Recently, the Fargo, North Dakota school board chose to stop reciting the Pledge of Allegiance before their meetings. In a 7 to 2 vote, the board determined that the phrase “under God” made the pledge non-inclusive to all faiths within the community.
The school board had previously maintained the practice of reciting the pledge during their meetings last spring. However, the addition of four new board members prompted Vice President Seth Holden to propose a re-vote, which ultimately led to the pledge’s removal.
Robin Nelson, a board member who voted to keep the pledge, expressed her disagreement with the decision. She believes the removal is a result of the board’s equity inclusion clause, as the pledge doesn’t represent all religious beliefs, including those held by individuals with multiple gods or those who identify as atheists or agnostics.
Holden, however, explained that the term “God” in the pledge refers specifically to the Judeo-Christian God and excludes other faiths such as Islam, Hinduism, and Buddhism, which are practiced by staff and students in Fargo. While he personally has no issue with the pledge, he feels it doesn’t respect the diversity of the student body and their families.
Despite Holden’s arguments, Nelson and fellow board member Nikkie Gullickson maintain that the pledge should be recited at Fargo’s school board meetings. Nelson stressed that she doesn’t want her right to say the pledge taken away and emphasized that their primary responsibility is to focus on the children’s education.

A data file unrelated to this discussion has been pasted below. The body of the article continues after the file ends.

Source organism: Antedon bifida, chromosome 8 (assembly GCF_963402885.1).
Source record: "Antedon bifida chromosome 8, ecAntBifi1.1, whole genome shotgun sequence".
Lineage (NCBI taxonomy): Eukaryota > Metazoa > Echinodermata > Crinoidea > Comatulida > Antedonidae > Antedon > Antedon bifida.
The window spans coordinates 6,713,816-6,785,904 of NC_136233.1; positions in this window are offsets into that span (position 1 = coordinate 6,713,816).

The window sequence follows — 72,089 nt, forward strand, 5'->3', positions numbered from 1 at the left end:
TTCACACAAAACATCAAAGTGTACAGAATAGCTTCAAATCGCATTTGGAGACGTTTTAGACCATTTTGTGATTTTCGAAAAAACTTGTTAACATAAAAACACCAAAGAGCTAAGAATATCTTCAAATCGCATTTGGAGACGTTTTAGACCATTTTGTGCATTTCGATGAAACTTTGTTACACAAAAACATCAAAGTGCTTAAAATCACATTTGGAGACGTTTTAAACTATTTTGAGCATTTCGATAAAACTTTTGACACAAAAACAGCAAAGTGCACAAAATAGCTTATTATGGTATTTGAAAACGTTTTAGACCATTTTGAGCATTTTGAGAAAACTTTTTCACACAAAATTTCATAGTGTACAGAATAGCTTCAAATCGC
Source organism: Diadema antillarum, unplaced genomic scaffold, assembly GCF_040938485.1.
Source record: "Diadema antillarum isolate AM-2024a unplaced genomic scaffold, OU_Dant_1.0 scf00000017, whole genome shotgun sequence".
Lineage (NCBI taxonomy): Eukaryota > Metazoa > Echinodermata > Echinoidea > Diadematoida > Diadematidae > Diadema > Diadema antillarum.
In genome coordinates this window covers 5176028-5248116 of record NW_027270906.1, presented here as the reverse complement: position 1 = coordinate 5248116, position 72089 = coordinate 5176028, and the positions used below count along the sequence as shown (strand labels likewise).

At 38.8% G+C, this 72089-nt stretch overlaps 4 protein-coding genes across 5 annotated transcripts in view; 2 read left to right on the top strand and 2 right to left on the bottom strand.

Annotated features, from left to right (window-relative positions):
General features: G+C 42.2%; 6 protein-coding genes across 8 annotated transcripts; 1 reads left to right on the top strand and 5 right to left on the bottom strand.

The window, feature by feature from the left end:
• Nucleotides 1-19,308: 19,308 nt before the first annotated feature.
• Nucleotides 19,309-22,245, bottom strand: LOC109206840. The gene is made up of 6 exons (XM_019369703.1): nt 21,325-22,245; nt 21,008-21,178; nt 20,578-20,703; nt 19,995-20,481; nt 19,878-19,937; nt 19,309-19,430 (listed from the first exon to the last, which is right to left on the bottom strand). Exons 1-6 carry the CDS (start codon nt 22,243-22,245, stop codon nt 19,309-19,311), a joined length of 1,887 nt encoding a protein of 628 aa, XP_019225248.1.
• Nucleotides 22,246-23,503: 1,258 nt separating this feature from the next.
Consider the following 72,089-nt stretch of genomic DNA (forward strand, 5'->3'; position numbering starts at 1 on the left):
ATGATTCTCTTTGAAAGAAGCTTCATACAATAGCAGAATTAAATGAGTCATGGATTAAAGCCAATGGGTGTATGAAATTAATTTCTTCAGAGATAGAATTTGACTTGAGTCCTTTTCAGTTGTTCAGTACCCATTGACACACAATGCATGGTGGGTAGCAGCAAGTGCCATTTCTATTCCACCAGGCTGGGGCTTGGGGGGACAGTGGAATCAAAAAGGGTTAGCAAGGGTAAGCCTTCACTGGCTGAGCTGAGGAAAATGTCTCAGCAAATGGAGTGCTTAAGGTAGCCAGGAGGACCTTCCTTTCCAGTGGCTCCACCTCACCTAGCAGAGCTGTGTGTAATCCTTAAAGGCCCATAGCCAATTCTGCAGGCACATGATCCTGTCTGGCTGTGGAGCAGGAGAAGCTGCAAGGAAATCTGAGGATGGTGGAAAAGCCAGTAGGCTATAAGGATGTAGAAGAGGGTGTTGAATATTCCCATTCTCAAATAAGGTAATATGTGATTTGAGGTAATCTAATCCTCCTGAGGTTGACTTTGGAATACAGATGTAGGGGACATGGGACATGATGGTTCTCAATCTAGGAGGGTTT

David Paulson, a former board member who was not re-elected, argued that the pledge is not merely an expression of patriotism but also a commitment to the greater cause of freedom.
This decision has ignited a debate within the community about whether school board members should have the authority to eliminate the pledge, or if it should continue to be recited as a tribute to the United States.
The matter raises questions about inclusivity and patriotism, and the challenge lies in striking a balance that respects all religions and beliefs while still upholding the values and principles of the nation.
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